Smart buildings are sometimes referred to as ‘automated buildings‘, ‘intelligent buildings‘ or buildings that incorporate smart technology. A smart building is any structure that uses automated processes to automatically control the building’s operations including heating, ventilation, air conditioning, lighting, vertical transportation and other systems. These buildings typically use sensors, actuators and microprocessors, to collect and manage data according to a business’ functions and services.
The infrastructure in a smart building allows building owners, operators and facility managers to improve asset reliability and performance. Goals include reducing energy consumption, optimisation of space and minimising the environmental impact of buildings. Fundamentally, smart buildings help make occupants more productive and buildings more cost-effective when compared to a building that is not connected.
Advanced technology is changing the way buildings are managed. Smart Building Management provides deep insight into performance of building assets, maximising uptime and solving problems before they start. Simply, Smart Building Management protects investments in buildings and ensures that they can easily be kept in optimal working order. By predicting potential issues, it drives an evolution in processes from proactive to predictive and delivers analytics to act on. For the building manager, this system provides a 360-degree view of a building assets’ real time performance.
The movement of people through buildings, referred to as ‘people flow’ has also changed dramatically over the years. Buildings have gone from using steps to move people between floors, to operator-driven lifts, and to the automatic push-button lifts we use today. Internet of Things (IoT) solutions, along with customer expectations, are driving a shift in the way that lifts in buildings are being designed and built for people flow.
Smart lifts use sensors located within the lift shaft and on the lift car which collect data and provide real time monitoring of the performance. New types of smart lifts provide significant value to the lift maintenance company and building owner who have the responsibility to maintain up-time in order to optimise the building and offer accessibility for occupants.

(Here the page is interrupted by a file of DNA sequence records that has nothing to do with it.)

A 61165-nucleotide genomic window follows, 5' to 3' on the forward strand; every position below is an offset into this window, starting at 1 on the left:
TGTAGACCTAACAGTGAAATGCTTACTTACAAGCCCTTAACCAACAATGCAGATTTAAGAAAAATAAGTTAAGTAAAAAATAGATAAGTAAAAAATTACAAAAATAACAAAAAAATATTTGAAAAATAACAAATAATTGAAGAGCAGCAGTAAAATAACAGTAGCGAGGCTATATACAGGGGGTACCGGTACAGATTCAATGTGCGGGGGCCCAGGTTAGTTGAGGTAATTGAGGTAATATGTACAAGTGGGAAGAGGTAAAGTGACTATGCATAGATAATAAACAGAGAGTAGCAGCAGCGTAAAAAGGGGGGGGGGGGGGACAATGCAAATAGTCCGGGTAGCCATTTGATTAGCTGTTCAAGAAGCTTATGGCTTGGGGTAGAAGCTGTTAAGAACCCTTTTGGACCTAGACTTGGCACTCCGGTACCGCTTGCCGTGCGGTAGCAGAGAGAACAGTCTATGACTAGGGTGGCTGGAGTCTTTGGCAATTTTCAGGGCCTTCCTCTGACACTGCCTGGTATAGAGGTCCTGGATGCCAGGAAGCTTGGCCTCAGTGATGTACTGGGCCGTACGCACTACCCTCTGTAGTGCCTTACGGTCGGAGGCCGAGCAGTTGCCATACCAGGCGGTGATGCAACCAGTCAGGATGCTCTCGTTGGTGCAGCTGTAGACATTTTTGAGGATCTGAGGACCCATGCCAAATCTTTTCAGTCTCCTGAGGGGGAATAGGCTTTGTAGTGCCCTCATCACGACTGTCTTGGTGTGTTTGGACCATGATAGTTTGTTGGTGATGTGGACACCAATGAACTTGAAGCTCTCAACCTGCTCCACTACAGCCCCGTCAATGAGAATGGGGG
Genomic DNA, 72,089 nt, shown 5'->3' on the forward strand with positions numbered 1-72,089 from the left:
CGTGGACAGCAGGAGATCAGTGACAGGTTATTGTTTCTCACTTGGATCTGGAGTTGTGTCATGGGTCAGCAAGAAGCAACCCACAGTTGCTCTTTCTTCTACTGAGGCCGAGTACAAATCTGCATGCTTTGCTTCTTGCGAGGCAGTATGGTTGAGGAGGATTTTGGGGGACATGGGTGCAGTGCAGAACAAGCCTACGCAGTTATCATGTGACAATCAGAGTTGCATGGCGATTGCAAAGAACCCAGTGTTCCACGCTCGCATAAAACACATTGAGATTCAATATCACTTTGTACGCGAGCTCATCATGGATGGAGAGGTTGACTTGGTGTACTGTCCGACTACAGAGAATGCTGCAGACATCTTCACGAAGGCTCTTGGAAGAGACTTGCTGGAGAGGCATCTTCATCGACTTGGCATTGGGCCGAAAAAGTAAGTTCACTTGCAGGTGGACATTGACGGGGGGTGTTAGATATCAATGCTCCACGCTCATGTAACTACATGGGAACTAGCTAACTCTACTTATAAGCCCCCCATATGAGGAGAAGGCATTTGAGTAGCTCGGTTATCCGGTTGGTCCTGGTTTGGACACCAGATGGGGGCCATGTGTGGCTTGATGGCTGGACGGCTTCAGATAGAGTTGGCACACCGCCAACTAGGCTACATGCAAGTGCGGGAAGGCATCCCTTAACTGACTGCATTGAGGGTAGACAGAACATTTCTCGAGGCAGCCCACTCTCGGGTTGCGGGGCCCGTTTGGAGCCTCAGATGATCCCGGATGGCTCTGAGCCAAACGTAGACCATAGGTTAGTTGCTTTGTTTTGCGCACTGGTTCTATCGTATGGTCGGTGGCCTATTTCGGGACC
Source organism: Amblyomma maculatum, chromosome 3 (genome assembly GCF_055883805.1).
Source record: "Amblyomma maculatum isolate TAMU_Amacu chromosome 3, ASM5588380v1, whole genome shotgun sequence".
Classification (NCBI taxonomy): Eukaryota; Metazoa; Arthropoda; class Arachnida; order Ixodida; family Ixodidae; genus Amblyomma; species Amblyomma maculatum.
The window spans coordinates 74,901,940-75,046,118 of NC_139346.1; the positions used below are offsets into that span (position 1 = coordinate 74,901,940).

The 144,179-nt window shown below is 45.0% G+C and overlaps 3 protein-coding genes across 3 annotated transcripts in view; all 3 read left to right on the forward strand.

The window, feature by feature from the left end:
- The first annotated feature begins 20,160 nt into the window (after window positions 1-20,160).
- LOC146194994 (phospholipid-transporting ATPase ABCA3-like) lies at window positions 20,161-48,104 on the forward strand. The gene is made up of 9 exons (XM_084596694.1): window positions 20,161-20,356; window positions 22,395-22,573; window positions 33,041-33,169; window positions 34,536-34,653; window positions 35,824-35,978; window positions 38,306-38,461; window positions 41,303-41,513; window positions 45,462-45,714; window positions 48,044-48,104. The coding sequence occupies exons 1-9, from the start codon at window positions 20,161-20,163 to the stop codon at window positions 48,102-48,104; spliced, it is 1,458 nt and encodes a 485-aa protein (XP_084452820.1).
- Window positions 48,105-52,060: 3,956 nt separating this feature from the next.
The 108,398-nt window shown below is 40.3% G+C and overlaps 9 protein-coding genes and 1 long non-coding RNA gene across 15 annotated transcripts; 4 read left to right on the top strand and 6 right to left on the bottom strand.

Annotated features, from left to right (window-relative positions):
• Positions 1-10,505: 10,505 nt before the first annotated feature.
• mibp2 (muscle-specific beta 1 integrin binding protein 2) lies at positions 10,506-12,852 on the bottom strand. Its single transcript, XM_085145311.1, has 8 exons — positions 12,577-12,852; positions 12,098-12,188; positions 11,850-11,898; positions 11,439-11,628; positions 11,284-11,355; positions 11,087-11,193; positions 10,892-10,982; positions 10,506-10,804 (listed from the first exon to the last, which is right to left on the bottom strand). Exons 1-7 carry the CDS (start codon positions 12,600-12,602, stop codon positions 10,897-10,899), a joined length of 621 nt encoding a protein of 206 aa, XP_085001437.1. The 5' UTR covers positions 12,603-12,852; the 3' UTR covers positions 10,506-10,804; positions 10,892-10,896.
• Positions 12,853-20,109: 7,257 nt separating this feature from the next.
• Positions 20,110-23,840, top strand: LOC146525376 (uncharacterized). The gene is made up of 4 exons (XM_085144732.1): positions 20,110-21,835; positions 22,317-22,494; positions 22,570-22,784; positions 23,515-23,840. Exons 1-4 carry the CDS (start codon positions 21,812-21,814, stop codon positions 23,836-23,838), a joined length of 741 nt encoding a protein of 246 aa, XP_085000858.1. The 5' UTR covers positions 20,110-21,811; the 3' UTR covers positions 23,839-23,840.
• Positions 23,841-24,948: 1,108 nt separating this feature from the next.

For maintenance engineers, smart lifts minimise downtime through real-time monitoring. Lifts that go down for unscheduled maintenance are an inconvenience to the building users and can often catch maintenance personnel off guard. This results in frustration and makes some areas inaccessible for those who rely on the lifts. With an effective monitoring solution, maintenance engineers can keep a close eye on the operational efficiency of the lifts. This means that maintenance engineers can not only anticipate when issues may occur, but it also means that the downtime of the lifts can be greatly reduced. For facilities managers it is one less concern to know that problems with their lifts could be detected early and dealt with swiftly.
In addition to the monitoring of lift activity, the introduction of Destination Control to manage people flow through a building has transformed the simple act of passengers travelling between floors. Instead of pushing a button to go up or down, passengers select their desired floor in the lobby area and they are then directed to the lift that will take them to their destination with the fewest number of stops. The system can be set up to anticipate rush-hour surges in the lobby which prevents large volumes of people standing in the lobby area waiting for vertical transportation.